1946 Governors Race

1946 was a beginning for African-Americans, they could vote for Governor.  1946 was also the beginning of the Three Governor’s Crisis.  Here is a video of Herman Talmadge, and how he “remembers” it:

Photograph of E. Melvin Thompson with Herman Talmadge, Atlanta, Fulton County, Georgia, 1947. geo036, Photography, Vanishing Georgia Collection, Georgia Division of Archives and History, Office of Secretary of State Melvin Thompson & Herman Talmadge, two of the three governors in January, 1947—-image courtesy of Vanishing Georgia; http://dlg.galileo.usg.edu/vanga/html/vanga_homeframe_default.html
Ellis Arnall Signing Document Ellis Arnall, the last of the three, and the first to step down in February,1947—-image courtesy of Vanishing Georgia; http://dlg.galileo.usg.edu/vanga/html/vanga_homeframe_default.html
Photograph of E. Melvin Thompson with Herman Talmadge, Atlanta, Fulton County, Georgia, 1947. geo036, Photography, Vanishing Georgia Collection, Georgia Division of Archives and History, Office of Secretary of State.
Photograph of Ellis Arnall signing statement, Atlanta, Fulton County, Georgia, 1947, geo035, Photography, Vanishing Georgia Collection, Georgia Division of Archives and History, Office of Secretary of State.

How did Georgia end up with three governors?

Georgia had just created a new constitution in 1945. In Article 5, the office of Lieutenant Governor was created. Issues of contested elections were covered as well as succession if the governor became disabled or died. What it did not elucidate was what happens if the “Governor-elect” dies before he takes the oath of office.

Figure out why:  go to the link below, read Article 5, and determine why the crisis occurred when the Governor-elect, Eugene Talmadge, died.

Section 5 of the 1945 Georgia Constitution

Eugene Talmadge was elected governor in November, 1946, but died the next month.

No one had thought to stipulate what happens if the governor-elect dies before taking office. Legally speaking, there has to be some sort of succession, but the constitution was silent on the issue. A legal “mess” resulted.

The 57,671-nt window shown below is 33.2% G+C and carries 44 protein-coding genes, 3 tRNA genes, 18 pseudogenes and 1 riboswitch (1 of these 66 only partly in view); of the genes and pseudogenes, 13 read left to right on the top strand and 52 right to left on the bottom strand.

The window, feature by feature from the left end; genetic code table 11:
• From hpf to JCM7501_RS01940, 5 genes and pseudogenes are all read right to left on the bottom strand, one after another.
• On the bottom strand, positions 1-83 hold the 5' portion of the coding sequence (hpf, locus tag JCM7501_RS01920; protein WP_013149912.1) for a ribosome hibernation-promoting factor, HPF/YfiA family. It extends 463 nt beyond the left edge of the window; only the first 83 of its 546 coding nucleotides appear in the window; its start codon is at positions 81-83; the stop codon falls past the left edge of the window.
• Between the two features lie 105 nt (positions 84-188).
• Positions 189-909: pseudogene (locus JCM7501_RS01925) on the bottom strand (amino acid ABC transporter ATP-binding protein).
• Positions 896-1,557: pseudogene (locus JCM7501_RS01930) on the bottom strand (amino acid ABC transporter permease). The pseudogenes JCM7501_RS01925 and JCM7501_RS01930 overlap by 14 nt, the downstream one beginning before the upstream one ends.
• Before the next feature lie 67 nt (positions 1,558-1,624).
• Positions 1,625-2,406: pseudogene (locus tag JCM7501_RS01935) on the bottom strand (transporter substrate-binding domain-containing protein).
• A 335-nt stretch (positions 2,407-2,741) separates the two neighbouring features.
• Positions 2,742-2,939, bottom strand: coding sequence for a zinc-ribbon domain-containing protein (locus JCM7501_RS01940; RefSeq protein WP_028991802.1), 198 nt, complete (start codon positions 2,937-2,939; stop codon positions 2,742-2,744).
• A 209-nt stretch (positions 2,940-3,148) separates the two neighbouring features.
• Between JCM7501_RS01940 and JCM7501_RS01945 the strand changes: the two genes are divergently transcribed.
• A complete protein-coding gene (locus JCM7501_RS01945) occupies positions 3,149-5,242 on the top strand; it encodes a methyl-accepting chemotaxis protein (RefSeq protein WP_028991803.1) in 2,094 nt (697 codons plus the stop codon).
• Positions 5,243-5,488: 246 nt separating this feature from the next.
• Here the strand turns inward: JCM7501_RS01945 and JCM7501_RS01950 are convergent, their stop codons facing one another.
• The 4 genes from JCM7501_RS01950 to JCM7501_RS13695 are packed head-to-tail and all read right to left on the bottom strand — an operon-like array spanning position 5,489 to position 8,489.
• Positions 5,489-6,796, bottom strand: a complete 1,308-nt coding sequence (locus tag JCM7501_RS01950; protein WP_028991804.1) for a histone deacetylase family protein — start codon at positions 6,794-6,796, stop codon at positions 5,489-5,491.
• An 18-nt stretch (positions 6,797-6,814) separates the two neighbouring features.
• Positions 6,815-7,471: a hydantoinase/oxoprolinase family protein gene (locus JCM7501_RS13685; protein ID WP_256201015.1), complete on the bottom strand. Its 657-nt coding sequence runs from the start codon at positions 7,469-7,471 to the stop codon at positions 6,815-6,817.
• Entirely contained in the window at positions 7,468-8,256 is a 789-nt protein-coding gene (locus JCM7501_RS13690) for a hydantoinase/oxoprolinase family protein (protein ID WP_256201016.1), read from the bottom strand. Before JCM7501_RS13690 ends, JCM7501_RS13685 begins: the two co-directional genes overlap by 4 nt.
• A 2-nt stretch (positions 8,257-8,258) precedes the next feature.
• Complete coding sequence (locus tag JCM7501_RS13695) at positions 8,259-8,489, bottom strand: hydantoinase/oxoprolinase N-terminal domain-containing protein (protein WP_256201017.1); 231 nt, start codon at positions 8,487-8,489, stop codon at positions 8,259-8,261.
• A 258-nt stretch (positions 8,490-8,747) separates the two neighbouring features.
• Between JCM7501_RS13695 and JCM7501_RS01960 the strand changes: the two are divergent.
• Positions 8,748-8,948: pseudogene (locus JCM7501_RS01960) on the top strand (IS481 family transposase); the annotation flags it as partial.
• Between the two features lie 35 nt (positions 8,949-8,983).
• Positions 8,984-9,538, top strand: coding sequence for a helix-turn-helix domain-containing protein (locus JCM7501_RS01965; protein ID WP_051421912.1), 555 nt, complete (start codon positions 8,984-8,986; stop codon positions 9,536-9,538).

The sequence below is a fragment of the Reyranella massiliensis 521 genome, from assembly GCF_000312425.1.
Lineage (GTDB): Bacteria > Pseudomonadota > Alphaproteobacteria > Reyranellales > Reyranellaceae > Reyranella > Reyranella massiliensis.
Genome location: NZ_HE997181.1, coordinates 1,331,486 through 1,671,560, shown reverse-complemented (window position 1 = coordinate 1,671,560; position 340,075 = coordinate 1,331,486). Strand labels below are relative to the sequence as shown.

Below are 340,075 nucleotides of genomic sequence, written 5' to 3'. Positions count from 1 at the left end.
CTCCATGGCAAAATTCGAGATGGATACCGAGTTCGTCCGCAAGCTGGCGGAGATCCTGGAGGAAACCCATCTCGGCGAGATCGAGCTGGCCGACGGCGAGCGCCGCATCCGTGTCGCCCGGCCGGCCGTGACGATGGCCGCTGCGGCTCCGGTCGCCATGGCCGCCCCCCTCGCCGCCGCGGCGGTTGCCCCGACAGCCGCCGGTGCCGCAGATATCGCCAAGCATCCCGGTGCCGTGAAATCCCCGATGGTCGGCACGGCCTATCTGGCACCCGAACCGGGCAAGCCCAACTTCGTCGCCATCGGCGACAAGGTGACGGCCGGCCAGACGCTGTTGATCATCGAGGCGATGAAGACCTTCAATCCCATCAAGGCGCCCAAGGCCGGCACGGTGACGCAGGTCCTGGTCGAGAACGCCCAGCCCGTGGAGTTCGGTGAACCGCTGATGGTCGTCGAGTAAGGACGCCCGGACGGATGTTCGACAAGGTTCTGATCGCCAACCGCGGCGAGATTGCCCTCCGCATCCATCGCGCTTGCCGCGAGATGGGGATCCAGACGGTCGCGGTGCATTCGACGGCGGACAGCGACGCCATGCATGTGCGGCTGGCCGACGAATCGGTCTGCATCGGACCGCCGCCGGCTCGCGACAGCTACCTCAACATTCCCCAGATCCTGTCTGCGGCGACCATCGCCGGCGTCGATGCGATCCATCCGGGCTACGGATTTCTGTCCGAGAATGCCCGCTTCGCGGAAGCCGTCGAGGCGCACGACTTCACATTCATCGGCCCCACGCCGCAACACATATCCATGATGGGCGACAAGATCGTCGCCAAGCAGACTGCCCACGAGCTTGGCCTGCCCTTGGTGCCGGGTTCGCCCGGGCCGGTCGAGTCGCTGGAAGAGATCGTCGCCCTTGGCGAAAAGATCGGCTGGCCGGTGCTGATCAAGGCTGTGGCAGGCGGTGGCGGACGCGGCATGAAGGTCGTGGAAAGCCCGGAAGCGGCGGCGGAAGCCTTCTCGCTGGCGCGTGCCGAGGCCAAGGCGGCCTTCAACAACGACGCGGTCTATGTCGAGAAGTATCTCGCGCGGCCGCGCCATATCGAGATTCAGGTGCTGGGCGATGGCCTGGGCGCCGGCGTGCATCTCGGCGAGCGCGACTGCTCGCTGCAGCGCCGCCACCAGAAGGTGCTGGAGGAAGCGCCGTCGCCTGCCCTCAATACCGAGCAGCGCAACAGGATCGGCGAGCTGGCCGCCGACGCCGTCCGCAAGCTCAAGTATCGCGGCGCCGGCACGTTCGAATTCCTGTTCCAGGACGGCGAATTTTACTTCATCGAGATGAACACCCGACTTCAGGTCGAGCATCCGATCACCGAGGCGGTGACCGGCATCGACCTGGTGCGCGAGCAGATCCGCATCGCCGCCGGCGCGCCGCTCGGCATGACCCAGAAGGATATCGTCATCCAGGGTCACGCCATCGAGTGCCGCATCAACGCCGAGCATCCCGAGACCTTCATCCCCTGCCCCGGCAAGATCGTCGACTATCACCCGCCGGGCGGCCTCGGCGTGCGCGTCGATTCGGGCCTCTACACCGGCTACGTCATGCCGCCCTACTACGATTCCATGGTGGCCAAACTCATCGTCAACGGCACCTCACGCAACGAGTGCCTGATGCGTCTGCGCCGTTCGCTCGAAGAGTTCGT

Ellis Arnall, the outgoing governor, figured he was still governor because there was no one to replace him.

Herman Talmadge (Eugene’s son) thought he should be governor because he had received write-in votes during the ’46 election.

M. E. Thompson was elected Lieutenant Governor—-he felt the office of governor fell to him because the Georgia constitution stipulated he would become the chief executive upon the death of the governor.

It was quite embarrassing for Georgians.

Herman Talmadge manipulated the Georgia Legislature into electing him governor in early 1947.

Ellis Arnall refused to accept the vote, saying the election of Talmadge was unconstitutional.

M. E. Thompson said he would await a Georgia Supreme Court decision—-he was quite confident the judiciary would decide he was the governor; he assumed the mantle of Governor as well.

So, there were three men who all said they were governor—-Three Governors.

Photograph of reporters during "three-governor" dispute, Atlanta, Fulton County, Georgia, 1947, geo038, Photography, Vanishing Georgia Collection, Georgia Division of Archives and History, Office of Secretary of State.
Reporters in a frenzy over the “Three Governors” controversy—-image courtesy of Vanishing Georgia; http://dlg.galileo.usg.edu/vanga/html/vanga_homeframe_default.html
Photograph of reporters during “three-governor” dispute, Atlanta, Fulton County, Georgia, 1947, geo038, Photography, Vanishing Georgia Collection, Georgia Division of Archives and History, Office of Secretary of State.

How did the “Three Governors” crisis resolve itself?

Meanwhile, “Governor” Talmadge changed the locks on the executive office, so Arnall couldn’t get into the office.

“Governor” Arnall moved his office to the lobby.

The rest of the country viewed the comic opera as typical of Southern politics; many Georgians, however, were not happy about the tarnish on their state’s image.

The Georgia Supreme Court ruled that M. E. Thompson was the proper governor in March, 1947, and called for a special election in September, 1948, to resolve the issue permanently.

So, Arnall left office.  Talmadge accepted the Court’s decision, and M. E. Thompson was governor until Talmadge beat him in the September election.

Here is a video that Thompson made during his campaign for governor. What do you think about his topic?

For more info, please visit http://georgiainfo.galileo.usg.edu/3governo.htm.
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There is an audio presentation from Georgia Public Broadcasting on the subject. GPB warns that there is some “questionable” language used.

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